To illustrate the relationship between gas prices and the price of alternative energies we have, in figure 1, simplified the pricing mechanism to only reflect contracts where gas competes with fuel oils. We also disregard the more "short term" gains and losses transmission and distribution companies can make through changes in sales prices of gas within a contract period.

Figure 1: Gas Prices in Europe and the Relation to Oil Prices
(Simplified Illustration)

The left set of bars show end-user prices on oil products. The basis for these prices is the price of crude oil and costs to refining, marketing, transportation et.c. In the figure, the crude oil price and the costs are illustrated as if they are equal across product types, even if this is not accurate. Our point, however, is that the main difference between the prices on different product types results from different oil product taxation. For a representative barrel of oil, our calculations have shown an average tax of 47 USD/bbl in OECD-Europe and an end-user price of some 70 USD/bbl in 1994. Gasoline has the highest taxation and would yield a per barrel price of some 140 USD in Europe, while taxes (and end-user prices) are falling on heavier products.

Usually, prices on crude oil are set in USD/bbl (a price per volume unit of crude oil), while prices on gas usually are set in USD/mmbtu (a price per unit of energy content of the gas). The ordinates to the left and right, respectively, illustrate the relationship between the two prices. The gas price bar to the right in figure 1, shows that gas prices to end-users are determined by the price of its alternatives, here fuel oils. The price of the alternatives to gas determines the size of the "cake" to be distributed between consuming countries governments (excise taxes on natural gas), distribution and transmission networks and producers (and, thus, the frame for producing countries' treasuries take from producers). As long as the margins to LDCs and pipelines are not reacting to changes in market prices, the price of gas to the exporter can be changed in the following ways (so far keeping taxes on gas itself constant):

1) A higher crude oil price raises fuel oil prices and, thus, end-user prices on gas.
2) Higher taxes on fuel oils also increase end-user prices on gas.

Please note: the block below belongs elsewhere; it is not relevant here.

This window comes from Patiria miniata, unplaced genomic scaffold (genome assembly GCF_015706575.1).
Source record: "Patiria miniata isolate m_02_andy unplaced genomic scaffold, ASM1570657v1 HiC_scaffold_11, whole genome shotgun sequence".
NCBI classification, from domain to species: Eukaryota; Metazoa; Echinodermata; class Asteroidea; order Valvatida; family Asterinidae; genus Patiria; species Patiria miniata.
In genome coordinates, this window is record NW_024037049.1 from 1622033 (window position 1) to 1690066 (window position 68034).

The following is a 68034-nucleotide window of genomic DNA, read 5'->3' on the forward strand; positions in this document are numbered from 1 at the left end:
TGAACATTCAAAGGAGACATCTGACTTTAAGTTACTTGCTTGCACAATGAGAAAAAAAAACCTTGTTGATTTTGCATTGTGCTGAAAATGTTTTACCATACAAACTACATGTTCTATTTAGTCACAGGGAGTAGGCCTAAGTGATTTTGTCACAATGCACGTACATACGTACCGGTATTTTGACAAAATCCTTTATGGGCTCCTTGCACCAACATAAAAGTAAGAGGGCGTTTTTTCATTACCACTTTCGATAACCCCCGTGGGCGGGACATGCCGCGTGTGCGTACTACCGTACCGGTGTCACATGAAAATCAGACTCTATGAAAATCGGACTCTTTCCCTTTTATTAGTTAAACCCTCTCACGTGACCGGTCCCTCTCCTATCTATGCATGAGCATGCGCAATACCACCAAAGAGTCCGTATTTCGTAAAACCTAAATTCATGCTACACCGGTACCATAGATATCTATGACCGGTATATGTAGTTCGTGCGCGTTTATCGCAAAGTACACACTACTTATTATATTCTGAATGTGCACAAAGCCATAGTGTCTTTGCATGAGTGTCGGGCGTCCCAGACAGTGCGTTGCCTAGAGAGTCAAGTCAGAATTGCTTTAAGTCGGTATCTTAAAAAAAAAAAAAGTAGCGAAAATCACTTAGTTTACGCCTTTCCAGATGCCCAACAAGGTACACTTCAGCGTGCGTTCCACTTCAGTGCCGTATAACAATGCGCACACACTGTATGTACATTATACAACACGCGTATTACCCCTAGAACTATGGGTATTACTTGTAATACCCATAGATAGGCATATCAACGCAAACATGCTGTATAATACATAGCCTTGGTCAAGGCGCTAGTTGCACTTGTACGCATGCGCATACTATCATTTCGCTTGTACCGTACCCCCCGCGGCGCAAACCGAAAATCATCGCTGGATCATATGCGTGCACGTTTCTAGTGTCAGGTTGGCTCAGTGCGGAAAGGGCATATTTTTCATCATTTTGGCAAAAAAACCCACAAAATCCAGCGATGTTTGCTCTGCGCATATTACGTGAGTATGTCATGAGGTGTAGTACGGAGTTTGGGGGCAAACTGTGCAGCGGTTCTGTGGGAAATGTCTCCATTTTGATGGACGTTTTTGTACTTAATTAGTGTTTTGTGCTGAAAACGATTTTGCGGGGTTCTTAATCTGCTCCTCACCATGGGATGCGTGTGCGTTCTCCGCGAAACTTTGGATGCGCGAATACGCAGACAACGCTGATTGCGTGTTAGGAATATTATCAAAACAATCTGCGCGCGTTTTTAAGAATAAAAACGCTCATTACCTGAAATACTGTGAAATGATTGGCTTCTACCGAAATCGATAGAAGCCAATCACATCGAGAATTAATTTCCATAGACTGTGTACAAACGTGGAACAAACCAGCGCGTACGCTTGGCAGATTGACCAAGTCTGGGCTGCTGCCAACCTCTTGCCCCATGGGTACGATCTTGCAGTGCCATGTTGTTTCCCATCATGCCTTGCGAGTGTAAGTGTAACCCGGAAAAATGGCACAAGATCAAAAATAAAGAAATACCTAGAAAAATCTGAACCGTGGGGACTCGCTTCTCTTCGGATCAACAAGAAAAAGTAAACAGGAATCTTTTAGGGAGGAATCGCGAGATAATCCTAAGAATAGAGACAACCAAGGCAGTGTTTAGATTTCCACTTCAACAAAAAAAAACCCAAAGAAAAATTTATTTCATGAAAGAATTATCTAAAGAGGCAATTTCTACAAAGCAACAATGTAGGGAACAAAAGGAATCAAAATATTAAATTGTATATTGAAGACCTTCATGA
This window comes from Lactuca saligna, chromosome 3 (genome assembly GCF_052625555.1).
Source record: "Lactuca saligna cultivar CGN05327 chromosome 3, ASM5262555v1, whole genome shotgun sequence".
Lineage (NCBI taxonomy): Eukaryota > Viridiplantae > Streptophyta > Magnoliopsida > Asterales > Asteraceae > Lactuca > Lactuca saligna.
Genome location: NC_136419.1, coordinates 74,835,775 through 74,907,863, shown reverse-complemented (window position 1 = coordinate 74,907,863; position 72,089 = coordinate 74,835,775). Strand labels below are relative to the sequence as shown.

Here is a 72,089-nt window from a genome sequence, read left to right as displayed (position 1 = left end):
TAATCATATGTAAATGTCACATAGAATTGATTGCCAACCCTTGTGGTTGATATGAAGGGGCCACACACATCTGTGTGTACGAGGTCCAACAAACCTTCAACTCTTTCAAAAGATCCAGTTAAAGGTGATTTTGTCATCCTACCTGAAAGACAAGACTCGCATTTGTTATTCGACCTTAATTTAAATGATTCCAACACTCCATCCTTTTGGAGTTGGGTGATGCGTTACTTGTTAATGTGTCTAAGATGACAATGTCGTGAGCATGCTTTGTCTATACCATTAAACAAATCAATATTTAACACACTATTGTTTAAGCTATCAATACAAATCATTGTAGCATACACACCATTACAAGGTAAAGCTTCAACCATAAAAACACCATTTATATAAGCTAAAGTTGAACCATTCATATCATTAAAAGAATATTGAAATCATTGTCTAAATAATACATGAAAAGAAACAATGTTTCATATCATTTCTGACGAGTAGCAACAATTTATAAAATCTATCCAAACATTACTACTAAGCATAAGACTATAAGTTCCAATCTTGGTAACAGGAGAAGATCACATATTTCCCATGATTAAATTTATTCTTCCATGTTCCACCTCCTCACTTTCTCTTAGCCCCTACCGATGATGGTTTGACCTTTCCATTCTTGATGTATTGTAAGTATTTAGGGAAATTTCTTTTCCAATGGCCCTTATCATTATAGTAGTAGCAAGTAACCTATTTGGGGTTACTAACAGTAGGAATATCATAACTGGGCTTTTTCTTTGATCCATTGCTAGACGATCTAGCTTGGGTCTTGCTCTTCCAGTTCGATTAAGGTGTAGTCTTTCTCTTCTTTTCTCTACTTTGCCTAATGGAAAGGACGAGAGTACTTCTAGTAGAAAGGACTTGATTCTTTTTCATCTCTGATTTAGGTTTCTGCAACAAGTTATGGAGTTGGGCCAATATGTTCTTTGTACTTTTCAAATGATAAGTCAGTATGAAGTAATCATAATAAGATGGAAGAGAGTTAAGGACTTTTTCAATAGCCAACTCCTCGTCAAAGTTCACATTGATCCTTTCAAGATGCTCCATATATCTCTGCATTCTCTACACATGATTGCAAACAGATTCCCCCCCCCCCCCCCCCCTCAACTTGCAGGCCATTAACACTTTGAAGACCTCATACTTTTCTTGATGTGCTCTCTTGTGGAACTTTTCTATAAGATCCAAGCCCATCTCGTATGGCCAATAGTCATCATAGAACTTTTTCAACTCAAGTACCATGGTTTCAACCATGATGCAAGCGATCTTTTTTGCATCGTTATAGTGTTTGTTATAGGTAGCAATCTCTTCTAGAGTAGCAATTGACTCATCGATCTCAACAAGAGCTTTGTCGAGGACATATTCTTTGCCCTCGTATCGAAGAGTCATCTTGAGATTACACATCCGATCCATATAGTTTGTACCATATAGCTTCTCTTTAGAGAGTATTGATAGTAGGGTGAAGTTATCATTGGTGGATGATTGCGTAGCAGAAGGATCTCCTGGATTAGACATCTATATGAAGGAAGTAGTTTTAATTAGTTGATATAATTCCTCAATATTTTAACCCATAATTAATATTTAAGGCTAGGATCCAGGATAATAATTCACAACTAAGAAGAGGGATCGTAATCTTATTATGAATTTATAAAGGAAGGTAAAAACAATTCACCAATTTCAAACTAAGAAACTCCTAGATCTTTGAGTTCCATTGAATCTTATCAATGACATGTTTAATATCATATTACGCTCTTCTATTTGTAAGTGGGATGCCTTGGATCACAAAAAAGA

3) Higher taxes on all other oil products will, if they lower crude oil prices, lead to lower fuel oil prices, and, thus, lower end-user prices on gas.
4) If taxes on all oil products simultaneously are raised it is not clear whether the taxes are under- or overcompensated of a possible lower crude price resulting. It is the composition of oil product taxation that determines whether or not gas prices benefit from increased taxation.

From these mechanisms, it if often said that the producer takes the "price risk" and the pipelines takes the "volume risk" in today's market. However, as long as price and volume are interconnected in a market, it is the producer that over time takes most of the risk connected with gas sales today. Nevertheless, it is thinkable that transmission companies face so much difficulties in selling gas to their customers, that they have to lower prices and/or volumes sold to an extent that the TOP-clauses becomes effective. In that situation, the companies involved may face a loss.

Table 1; OECD-Europe: Index for real gas prices; end-user and import prices (1990=100)
National currencies.
1978 1982 1986 1988 1990 1992 1993 1994 Q295
End-user price gas  101 158 129 97 100 101 99 97 96
End-user prices oil products 97 147 100 88 100 98 100 101 101
Import price natural gas .. .. 98 62 100 94 92 88 ..
Import price crude oil 215 84 73 100 76 66 61

Source: IEA. The indexes for gas import prices are calculated on the basis of nominal import prices from the IEA and deflated with the same factor as used by the IEA for the deflation of oil prices.

Table 1 shows indexes for end-user prices on gas in OECD-Europe for the period 1978-1995 with 1990 as the base year. The indexes show that these prices follow quite close the development of end-user oil product prices, except of the first years after the crude oil price drop in 1985/86. However, import prices of natural gas (producing countries export prices) have fallen much less than import prices on crude oil (the crude oil price). This is mainly because, since 1986, the fall in crude oil prices largely is "compensated" for by increased taxation of fuel oils.

Effects on Prices of Market Liberalization

In general, liberalization of the European gas market will increase the number of actors operating and transactions made in the market, as well as the speed of reactions in one segment to changes in another. For example, when producers and customers make direct contracts and pipelines are not acting as balancing intermediators anymore, market conditions, such as in customers willingness to pay, may more quickly affect producers' prices. The number of actors increases and the volumes of each contract (at least for producers) decrease. Brokers and marketers may establish themselves to clear (parts of) the market, in addition to the direct contact between parties.